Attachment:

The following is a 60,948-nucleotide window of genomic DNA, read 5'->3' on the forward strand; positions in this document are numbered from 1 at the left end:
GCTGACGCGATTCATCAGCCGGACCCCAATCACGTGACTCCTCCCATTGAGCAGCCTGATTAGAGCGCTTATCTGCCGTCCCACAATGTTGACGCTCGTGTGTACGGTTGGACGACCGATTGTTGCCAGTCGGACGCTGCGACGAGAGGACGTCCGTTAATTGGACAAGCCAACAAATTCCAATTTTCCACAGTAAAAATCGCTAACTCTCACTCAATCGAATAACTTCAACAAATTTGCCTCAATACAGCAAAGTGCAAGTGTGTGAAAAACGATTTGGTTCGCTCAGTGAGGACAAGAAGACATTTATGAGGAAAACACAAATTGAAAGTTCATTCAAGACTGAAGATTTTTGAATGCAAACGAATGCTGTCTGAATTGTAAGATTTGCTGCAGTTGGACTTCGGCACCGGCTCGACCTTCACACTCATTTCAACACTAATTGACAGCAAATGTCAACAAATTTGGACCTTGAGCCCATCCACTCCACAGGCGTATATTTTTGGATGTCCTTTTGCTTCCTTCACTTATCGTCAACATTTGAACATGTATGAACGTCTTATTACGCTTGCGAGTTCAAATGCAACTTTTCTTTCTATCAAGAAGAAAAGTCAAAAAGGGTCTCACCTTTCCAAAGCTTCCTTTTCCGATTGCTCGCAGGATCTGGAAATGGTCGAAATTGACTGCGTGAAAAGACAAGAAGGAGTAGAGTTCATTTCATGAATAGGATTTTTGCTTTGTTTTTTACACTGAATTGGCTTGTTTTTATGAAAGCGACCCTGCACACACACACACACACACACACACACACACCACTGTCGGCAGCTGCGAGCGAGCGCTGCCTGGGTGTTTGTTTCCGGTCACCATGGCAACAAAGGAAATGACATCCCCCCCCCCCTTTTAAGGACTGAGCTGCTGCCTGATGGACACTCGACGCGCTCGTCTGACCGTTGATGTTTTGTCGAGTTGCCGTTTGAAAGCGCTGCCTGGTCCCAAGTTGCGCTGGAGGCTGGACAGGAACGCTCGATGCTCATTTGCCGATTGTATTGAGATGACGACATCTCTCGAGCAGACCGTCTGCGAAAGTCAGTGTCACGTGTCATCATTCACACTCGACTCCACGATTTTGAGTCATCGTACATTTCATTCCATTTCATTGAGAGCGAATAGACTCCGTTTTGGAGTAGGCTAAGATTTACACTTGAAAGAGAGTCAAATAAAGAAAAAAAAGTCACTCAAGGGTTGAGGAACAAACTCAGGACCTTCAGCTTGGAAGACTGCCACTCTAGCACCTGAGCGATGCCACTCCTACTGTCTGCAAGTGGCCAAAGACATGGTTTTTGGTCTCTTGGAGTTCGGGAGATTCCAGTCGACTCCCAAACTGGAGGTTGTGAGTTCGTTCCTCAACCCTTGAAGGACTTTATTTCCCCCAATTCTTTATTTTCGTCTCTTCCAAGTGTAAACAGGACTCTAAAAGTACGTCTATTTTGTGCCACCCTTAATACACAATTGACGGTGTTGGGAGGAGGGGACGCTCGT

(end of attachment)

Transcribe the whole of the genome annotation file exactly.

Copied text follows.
The following is a 60,948-nucleotide window of genomic DNA, read 5'->3' on the forward strand; positions in this document are numbered from 1 at the left end:
GCTGACGCGATTCATCAGCCGGACCCCAATCACGTGACTCCTCCCATTGAGCAGCCTGATTAGAGCGCTTATCTGCCGTCCCACAATGTTGACGCTCGTGTGTACGGTTGGACGACCGATTGTTGCCAGTCGGACGCTGCGACGAGAGGACGTCCGTTAATTGGACAAGCCAACAAATTCCAATTTTCCACAGTAAAAATCGCTAACTCTCACTCAATCGAATAACTTCAACAAATTTGCCTCAATACAGCAAAGTGCAAGTGTGTGAAAAACGATTTGGTTCGCTCAGTGAGGACAAGAAGACATTTATGAGGAAAACACAAATTGAAAGTTCATTCAAGACTGAAGATTTTTGAATGCAAACGAATGCTGTCTGAATTGTAAGATTTGCTGCAGTTGGACTTCGGCACCGGCTCGACCTTCACACTCATTTCAACACTAATTGACAGCAAATGTCAACAAATTTGGACCTTGAGCCCATCCACTCCACAGGCGTATATTTTTGGATGTCCTTTTGCTTCCTTCACTTATCGTCAACATTTGAACATGTATGAACGTCTTATTACGCTTGCGAGTTCAAATGCAACTTTTCTTTCTATCAAGAAGAAAAGTCAAAAAGGGTCTCACCTTTCCAAAGCTTCCTTTTCCGATTGCTCGCAGGATCTGGAAATGGTCGAAATTGACTGCGTGAAAAGACAAGAAGGAGTAGAGTTCATTTCATGAATAGGATTTTTGCTTTGTTTTTTACACTGAATTGGCTTGTTTTTATGAAAGCGACCCTGCACACACACACACACACACACACACACACACCACTGTCGGCAGCTGCGAGCGAGCGCTGCCTGGGTGTTTGTTTCCGGTCACCATGGCAACAAAGGAAATGACATCCCCCCCCCCCTTTTAAGGACTGAGCTGCTGCCTGATGGACACTCGACGCGCTCGTCTGACCGTTGATGTTTTGTCGAGTTGCCGTTTGAAAGCGCTGCCTGGTCCCAAGTTGCGCTGGAGGCTGGACAGGAACGCTCGATGCTCATTTGCCGATTGTATTGAGATGACGACATCTCTCGAGCAGACCGTCTGCGAAAGTCAGTGTCACGTGTCATCATTCACACTCGACTCCACGATTTTGAGTCATCGTACATTTCATTCCATTTCATTGAGAGCGAATAGACTCCGTTTTGGAGTAGGCTAAGATTTACACTTGAAAGAGAGTCAAATAAAGAAAAAAAAGTCACTCAAGGGTTGAGGAACAAACTCAGGACCTTCAGCTTGGAAGACTGCCACTCTAGCACCTGAGCGATGCCACTCCTACTGTCTGCAAGTGGCCAAAGACATGGTTTTTGGTCTCTTGGAGTTCGGGAGATTCCAGTCGACTCCCAAACTGGAGGTTGTGAGTTCGTTCCTCAACCCTTGAAGGACTTTATTTCCCCCAATTCTTTATTTTCGTCTCTTCCAAGTGTAAACAGGACTCTAAAAGTACGTCTATTTTGTGCCACCCTTAATACACAATTGACGGTGTTGGGAGGAGGGGACGCTCGT